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As The Stomach Turns…

Previously on awesomesauciness….

My devoted reader was subjected to my whining over my mother’s verbal abuse.  Yay for mother-fecking-hood, amiright?

That’s where our story resumes…

The next day Mom called and after trying to claim she didn’t remember even talking to me the night before, and me calling shenanigans on her, she apologized.

So, we’re good there. For now.

My stepfather is now home from the hospital and on hospice care for dementia and congestive heart failure.  I tried to warn my mother that it would be near-impossible for her (no spring chicken herself) to attend to his physical needs at home and much as I detest nursing homes, well sometimes that’s what you have to do.

Less than 24 hours after he got home, Mom called 9-1-1 again.  This time it was because Dad had gotten out of bed in the middle of the night and proceeded to wander about the house before curling up on the floor in the fetal position refusing to move. Mom got the paramedics to get him up and into bed.

One day home, one night with little sleep for Mom.

Guess who she called the next evening?  Me.  To tell me how “hard this is”, and how “tiring it all is” even though she refuses to allow nurses or attendants at the house in the evening.

Guess why.  No, just guess.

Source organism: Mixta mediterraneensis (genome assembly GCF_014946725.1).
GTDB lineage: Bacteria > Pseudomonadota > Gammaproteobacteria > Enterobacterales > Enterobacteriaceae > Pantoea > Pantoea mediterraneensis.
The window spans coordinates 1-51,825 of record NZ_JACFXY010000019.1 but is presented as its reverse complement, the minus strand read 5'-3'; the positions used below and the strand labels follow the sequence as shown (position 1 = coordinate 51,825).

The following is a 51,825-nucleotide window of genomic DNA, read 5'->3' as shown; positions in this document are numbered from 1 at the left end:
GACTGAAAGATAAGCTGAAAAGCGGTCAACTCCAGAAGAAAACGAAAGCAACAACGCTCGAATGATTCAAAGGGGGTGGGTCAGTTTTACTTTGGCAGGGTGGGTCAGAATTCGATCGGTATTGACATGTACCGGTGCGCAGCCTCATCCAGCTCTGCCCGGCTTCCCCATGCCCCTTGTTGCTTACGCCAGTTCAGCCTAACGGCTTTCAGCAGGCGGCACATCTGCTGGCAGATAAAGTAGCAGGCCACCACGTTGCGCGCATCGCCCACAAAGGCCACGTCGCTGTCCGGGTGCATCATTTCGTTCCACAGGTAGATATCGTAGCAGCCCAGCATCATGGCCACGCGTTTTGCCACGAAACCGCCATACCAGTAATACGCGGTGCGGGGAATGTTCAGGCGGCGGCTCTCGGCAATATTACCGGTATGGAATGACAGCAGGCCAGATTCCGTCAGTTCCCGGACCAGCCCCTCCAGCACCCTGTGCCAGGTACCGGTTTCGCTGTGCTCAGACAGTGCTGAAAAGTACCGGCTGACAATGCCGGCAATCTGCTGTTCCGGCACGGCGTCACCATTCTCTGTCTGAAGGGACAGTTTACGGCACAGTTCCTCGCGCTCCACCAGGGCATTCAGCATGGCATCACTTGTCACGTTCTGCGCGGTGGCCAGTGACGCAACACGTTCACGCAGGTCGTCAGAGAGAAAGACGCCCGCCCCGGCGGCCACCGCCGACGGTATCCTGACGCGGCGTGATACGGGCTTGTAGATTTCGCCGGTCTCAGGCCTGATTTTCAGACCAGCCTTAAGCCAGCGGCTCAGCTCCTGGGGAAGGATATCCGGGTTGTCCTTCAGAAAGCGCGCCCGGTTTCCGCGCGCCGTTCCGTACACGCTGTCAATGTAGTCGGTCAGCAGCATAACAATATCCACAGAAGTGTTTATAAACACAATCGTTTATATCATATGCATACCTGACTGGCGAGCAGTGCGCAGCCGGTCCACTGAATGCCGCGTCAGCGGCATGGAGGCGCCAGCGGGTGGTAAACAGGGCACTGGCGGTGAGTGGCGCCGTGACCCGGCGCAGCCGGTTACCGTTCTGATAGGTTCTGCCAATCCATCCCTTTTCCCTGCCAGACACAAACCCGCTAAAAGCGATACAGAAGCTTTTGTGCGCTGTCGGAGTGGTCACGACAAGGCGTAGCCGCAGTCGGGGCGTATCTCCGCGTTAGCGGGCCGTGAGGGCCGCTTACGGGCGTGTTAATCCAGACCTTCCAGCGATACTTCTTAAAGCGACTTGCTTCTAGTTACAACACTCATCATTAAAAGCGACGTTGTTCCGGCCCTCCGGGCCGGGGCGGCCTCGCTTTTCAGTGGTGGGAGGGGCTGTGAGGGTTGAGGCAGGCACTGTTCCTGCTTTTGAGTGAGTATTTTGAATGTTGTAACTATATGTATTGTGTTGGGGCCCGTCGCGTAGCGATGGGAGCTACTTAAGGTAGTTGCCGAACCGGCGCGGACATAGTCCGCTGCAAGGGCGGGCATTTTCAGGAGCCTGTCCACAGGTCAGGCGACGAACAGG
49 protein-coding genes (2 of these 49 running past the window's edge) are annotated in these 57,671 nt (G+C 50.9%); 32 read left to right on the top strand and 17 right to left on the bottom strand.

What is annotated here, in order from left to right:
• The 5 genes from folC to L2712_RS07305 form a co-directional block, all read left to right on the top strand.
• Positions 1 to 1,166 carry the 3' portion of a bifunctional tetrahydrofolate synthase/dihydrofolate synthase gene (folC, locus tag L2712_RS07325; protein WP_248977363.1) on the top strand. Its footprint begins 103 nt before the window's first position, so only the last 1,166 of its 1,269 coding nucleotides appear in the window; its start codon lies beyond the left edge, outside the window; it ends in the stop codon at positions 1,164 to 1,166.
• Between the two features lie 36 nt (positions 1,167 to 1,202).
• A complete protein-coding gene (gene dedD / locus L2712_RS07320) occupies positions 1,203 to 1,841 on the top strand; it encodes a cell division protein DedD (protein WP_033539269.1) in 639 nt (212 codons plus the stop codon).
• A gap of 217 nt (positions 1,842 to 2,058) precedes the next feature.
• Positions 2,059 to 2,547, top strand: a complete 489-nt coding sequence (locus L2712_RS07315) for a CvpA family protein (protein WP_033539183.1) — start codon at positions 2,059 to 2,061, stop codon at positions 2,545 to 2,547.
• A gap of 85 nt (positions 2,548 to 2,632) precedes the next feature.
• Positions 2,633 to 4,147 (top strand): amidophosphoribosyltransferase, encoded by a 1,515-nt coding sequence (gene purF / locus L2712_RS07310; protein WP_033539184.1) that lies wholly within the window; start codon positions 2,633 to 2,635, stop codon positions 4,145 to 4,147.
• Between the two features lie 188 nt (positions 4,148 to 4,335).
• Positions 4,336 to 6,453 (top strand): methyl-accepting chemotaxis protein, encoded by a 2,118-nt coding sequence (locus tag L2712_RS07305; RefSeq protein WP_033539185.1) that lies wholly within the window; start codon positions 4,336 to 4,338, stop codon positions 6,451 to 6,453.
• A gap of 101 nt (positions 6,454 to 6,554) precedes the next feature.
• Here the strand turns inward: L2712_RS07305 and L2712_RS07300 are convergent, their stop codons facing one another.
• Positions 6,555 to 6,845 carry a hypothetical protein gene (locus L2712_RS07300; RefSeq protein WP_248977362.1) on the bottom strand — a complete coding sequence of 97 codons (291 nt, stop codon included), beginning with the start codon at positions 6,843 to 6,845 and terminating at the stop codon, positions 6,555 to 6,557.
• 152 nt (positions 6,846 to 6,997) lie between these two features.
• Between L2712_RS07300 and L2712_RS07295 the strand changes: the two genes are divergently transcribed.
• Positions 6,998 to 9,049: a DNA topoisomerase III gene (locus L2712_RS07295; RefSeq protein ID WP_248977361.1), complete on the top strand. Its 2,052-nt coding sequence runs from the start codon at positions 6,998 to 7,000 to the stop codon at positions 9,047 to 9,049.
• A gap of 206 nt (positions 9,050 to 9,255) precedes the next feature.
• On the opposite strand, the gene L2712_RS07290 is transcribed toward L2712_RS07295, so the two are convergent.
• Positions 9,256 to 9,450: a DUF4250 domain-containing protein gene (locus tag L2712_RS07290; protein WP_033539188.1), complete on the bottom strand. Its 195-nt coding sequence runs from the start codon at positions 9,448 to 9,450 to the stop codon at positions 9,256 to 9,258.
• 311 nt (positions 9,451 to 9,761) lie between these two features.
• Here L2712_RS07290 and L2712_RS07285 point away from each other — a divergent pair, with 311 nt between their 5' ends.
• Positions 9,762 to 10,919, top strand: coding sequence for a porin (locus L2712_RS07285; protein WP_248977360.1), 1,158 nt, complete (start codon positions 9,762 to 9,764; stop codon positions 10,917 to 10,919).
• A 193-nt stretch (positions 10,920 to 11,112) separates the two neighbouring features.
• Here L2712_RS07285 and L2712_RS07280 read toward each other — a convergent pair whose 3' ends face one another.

Okay, you’ll never guess because you don’t know her.

But I do.

She starts hittin’ the bottle about 4:00 p.m., and no nurse, aide, or attendant will stand for that kind of behavior.

I just don’t have anything to offer her at this point.  He’s dying, but in the meantime he’s living and he needs way more care than she can provide.

And, my give-a-damn, while not busted, is seriously bent.

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This Deep Well

There’s a deep well inside me and from it springs my skewed outlook on pretty much everything.

It’s not a bottomless well, and sometimes the rope to the bucket breaks and I can’t bring up anything at all.

Other times, there’s so much in the bucket I have to force myself to relax, slow down and organize things into something that may entertain a few of you.

By far, the greatest contributor to my well is my life experiences. 

Good, bad and indifferent.

I have to say, though, that the bad experiences seem to provide me with the best source material.  Humor is a great buffering agent.

To that end, I present Daddy.

He has Alzheimer’s.

It’s not pretty.

But, sometimes it’s damned funny.  Especially since he has really lost the ability to communicate verbally.  Oh sure, his sentence may start out with “Today, we had…” but  most of the time it ends with “….verbloggle fish toasted narfles” leaving me to wonder if he had fish, toast, narfles or verbloggle for lunch.

Like I said, it’s funny sometimes.

Other times, not so much.

He’s in a secured unit in a nursing home, since he’s given to walkabouts that may, or may not, include clothing, shoes, money or any idea who he is or where he is going.

I go vist him every chance I get, and he seems to understand we are connected somehow.

He’s just not sure how.

I visited him the other day, and most of what he said made no sense whatsoever.

Except when I got ready to leave.

I sat across from him and took both of  his hands in mine.

“I have to go now, Daddy.”

“Oh?”

“Yes, but I will be back soon.”

“Where you goin’?”

“Well, back to work and then home.”

“When are you coming back?”

“Soon, Daddy, soon.”

I leaned in and hugged him.

“I love you, Daddy.”

“I love you too, baby.”

Tears well, heart breaks and I leave as quickly as I can.

It’s the moments of clarity that steal a little of my soul.